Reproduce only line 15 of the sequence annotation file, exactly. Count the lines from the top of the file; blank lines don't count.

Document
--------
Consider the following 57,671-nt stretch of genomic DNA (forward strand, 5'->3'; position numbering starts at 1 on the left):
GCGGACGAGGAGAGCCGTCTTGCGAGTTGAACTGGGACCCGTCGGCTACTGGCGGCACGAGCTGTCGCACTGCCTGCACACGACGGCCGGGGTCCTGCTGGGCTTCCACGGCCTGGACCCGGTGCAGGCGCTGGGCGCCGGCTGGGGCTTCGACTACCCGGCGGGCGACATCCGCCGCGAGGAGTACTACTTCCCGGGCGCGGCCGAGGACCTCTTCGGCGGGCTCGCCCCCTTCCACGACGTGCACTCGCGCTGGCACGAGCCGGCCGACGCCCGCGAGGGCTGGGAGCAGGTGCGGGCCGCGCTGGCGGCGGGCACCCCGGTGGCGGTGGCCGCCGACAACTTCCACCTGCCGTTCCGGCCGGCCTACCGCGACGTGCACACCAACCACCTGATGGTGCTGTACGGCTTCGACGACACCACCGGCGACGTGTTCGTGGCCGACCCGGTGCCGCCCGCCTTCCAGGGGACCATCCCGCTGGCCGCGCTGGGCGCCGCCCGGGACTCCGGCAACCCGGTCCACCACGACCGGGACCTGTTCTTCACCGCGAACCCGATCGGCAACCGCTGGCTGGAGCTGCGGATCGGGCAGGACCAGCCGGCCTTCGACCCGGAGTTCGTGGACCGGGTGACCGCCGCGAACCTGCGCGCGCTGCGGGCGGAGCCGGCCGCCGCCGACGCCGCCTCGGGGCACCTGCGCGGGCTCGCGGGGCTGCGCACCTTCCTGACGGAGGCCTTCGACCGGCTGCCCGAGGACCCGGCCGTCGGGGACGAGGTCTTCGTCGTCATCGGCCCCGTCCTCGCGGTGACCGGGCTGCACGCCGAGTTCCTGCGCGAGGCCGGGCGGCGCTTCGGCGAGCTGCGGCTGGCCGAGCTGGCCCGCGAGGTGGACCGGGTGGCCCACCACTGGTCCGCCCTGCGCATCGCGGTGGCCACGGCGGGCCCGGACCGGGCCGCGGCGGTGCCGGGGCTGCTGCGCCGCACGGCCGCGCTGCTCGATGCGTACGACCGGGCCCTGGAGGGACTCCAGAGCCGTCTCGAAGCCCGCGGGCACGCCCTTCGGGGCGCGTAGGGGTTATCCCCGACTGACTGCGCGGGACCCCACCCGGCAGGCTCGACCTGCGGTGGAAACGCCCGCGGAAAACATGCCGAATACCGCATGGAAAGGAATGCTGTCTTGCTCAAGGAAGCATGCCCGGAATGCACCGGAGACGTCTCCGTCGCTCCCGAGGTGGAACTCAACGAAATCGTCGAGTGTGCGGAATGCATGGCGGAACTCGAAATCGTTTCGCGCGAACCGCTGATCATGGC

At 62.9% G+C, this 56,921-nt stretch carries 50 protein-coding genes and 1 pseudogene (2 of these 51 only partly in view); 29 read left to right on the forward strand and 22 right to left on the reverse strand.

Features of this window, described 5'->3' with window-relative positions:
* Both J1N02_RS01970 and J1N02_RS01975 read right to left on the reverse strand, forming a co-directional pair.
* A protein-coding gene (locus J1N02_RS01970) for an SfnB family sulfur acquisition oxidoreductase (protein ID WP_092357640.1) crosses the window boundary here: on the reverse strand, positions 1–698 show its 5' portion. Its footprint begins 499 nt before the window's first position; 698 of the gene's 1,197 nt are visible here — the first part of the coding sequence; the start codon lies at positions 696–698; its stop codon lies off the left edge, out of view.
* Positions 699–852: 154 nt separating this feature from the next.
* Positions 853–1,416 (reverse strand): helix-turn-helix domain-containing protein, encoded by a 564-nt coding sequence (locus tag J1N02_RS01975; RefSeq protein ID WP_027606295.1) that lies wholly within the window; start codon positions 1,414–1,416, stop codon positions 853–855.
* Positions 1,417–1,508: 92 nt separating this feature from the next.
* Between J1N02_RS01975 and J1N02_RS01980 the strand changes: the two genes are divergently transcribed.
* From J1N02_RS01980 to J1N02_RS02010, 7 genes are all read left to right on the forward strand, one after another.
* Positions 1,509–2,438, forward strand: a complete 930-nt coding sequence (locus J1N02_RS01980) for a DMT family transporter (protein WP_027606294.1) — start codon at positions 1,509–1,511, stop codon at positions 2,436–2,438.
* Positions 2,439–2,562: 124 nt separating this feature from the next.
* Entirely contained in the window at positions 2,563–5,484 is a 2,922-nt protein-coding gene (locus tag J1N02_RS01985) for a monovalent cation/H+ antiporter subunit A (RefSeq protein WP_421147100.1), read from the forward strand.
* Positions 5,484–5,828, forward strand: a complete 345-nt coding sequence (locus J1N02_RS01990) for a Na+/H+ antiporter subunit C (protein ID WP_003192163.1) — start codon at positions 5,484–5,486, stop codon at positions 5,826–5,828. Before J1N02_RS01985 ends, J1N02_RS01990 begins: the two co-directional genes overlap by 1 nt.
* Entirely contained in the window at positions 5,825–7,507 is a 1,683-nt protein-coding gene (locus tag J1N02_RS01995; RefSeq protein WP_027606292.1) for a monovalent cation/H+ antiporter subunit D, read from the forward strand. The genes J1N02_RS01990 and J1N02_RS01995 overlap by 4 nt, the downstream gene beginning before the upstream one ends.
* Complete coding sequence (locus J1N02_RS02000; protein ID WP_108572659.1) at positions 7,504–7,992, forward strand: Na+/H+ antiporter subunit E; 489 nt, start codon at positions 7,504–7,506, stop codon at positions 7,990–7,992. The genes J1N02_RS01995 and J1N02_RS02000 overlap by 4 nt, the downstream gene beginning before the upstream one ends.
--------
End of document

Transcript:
* Positions 5,484–5,828, forward strand: a complete 345-nt coding sequence (locus J1N02_RS01990) for a Na+/H+ antiporter subunit C (protein ID WP_003192163.1) — start codon at positions 5,484–5,486, stop codon at positions 5,826–5,828. Before J1N02_RS01985 ends, J1N02_RS01990 begins: the two co-directional genes overlap by 1 nt.